An African-American doctor in Tanzania (BarbaraO) forms a bond with a mental patient, and the two journey to the top of Mount Kilimanjaro. Ron Mulvihill directed this 2001 feature, from a script by Queenae Taylor Mulvihill. 112 min. The director and star will attend the screening. (7:30)


Boma-Tervuren, the Journey and Ochre and Water

Francis Dujardin’s Boma-Tervuren, the Journey (1999, 54 min.) uses old photos and movies and interviews with Congolese writers and historians to document the plight of more than 250 Congolese who were brought to the 1897 World’s Fair in Brussels for “exhibition” to the public. One journalist compared them to toads, and fairgoers, seeing them as “noble and happy savages,” threw candies, oranges, and bananas; meanwhile the visitors, unaccustomed to the Belgian climate, began dying of disease. It’s an interesting story, but the narrative is muddled by Dujardin’s poeticizing (“Only the trees still know your story,” the narrator concludes). In French with subtitles. In Ochre and Water (2001, 54 min.), Joelle Chesselet and Craig Matthew look at the Namibian government’s ongoing campaign to construct a hydroelectric dam, which would flood the lands of the nomadic Himba tribe. Matthew’s handheld camera effectively shows the Himbas’ constant walking, and the video’s close attention to their customs (like their multiple reasons for applying red ocher to their skin) reinforces the tribe’s claim that their culture is inseparable from the land. (FC) (3:15)

Nelio’s Story

Part fable, part realism, this 1997 Swedish feature by Solveig Nordlund follows an impressionable orphan as he makes his way from a war-ravaged village to an unnamed city in Mozambique. Along the journey he’s blessed by a lizard woman, and his powers to heal and see the future help him to overcome a Fagin-like con man, an attraction to an albino girl, and the troubles that befall his gang of street urchins. Adapted from a novel by Henning Mankell, the film has been compared to Hector Babenco’s Pixote but lacks the other film’s desperation and insight into the chasm between wealth and poverty that afflicts the young. Nordlund portrays a corrupt government unable to feed its own, but the force of her commentary is diluted by magical realism and theatrical claptrap (the story is told by a baker who works out of an avant-garde theater). In Portuguese with subtitles. Also showing: Mans Mansson’s 16-millimeter film Clyde. 97 min. (TS) (3:30)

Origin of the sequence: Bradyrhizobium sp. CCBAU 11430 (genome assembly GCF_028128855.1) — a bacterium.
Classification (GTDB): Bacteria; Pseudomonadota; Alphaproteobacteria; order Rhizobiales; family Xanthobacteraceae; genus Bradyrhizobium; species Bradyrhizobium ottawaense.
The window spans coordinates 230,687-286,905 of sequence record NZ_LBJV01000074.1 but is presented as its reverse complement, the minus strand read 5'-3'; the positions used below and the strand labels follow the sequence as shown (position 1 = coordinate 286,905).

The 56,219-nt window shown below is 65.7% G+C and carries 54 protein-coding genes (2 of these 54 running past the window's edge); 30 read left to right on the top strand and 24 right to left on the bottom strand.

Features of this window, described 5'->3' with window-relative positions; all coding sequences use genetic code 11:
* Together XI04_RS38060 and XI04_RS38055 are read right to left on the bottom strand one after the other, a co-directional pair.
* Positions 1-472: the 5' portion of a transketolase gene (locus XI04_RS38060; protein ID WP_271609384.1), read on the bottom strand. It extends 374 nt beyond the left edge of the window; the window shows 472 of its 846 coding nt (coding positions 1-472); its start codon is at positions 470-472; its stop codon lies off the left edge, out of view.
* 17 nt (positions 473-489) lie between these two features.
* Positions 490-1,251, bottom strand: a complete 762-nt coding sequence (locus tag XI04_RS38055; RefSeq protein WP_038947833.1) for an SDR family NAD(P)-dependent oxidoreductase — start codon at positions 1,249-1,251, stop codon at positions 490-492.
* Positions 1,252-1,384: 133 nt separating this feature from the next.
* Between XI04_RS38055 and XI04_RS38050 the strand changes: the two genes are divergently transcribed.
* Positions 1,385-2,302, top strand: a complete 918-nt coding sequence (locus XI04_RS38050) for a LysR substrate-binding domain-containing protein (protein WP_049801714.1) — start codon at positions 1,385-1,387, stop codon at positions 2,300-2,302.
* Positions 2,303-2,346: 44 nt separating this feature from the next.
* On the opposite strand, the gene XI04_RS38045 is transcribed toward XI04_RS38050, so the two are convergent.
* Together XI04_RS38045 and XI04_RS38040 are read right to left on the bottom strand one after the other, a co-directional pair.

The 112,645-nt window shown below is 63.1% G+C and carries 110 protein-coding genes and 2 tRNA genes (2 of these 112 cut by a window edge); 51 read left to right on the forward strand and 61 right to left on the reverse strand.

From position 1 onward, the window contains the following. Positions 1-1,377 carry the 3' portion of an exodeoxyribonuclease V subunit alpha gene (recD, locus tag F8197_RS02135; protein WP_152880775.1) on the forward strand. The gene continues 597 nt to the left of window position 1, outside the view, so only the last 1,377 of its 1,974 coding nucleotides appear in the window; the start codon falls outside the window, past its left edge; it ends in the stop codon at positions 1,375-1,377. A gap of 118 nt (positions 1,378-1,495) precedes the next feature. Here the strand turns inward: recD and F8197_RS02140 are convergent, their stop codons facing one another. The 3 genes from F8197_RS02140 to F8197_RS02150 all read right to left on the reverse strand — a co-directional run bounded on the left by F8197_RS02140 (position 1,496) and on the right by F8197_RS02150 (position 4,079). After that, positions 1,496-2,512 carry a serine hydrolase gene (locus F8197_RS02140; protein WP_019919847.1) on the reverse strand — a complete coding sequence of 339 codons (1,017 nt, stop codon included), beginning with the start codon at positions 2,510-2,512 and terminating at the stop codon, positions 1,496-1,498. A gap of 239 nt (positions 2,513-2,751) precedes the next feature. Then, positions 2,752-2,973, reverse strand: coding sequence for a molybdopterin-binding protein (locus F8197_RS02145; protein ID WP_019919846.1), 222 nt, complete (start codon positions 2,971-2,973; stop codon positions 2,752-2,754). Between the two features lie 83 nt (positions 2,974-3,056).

Two Towns of Jasper

Marco Williams and Whitney Dow devised an unusual approach to examining the brutal 1998 torture-murder of James Byrd Jr., an African-American man dragged to his death by three men in a truck in Jasper, Texas: during the murderers’ trial a black crew taped black residents and a white crew taped whites, underlining the racial divide between them. The history of the town creeps in: A fence had long separated white and black sections in the local cemetery. One white kid explains that the Confederate flag just means “kick-ass” and thinks blacks take it “real personal”; a nicely turned out but very obese woman criticizes Byrd’s less-than-exemplary life; meanwhile the Byrd family want the death penalty for his three killers (two of whom were covered with racist and Nazi tattoos). But nothing can really explain the opening images of a rural road stained with Byrd’s blood and flesh, which seem to make the crime’s horror irreducible. 90 min. (FC) To be projected from Beta SP video. (5:30)


Race Behind Bars

Three videos on African-Americans and the criminal justice system. Julia O’Farrow’s Beyond the Bars/No Extended Embraces (1999) shows a group of women in love with men who are doing serious time. Their relationships and motives vary, but many of them seem damaged by past traumas: one woman, who says she’s survived abuse from every man she’s had a relationship with–including her psychiatrist–makes her husband promise that if she divorces him he’ll pay the legal fees. Still, the relationships register as authentic: one woman supports her lover’s repeated rejections of parole because he insists he’s innocent. Narcel G. Reedus’s prayerlike The Fight is a brooding meditation inspired by the case of Charles Stuart in Boston, who falsely accused a black man of having murdered his pregnant wife. It centers on the figure of an African-American photographed in isolation, against darkness, and as the camera lingers on a shoulder or an arm, as if he were under some threat, multiple voices on the sound track read Psalm 69 (“Let me be delivered from them that hate me”). Also showing: Tina Morton’s Severed Souls (2001). 75 min. (FC) (6:15)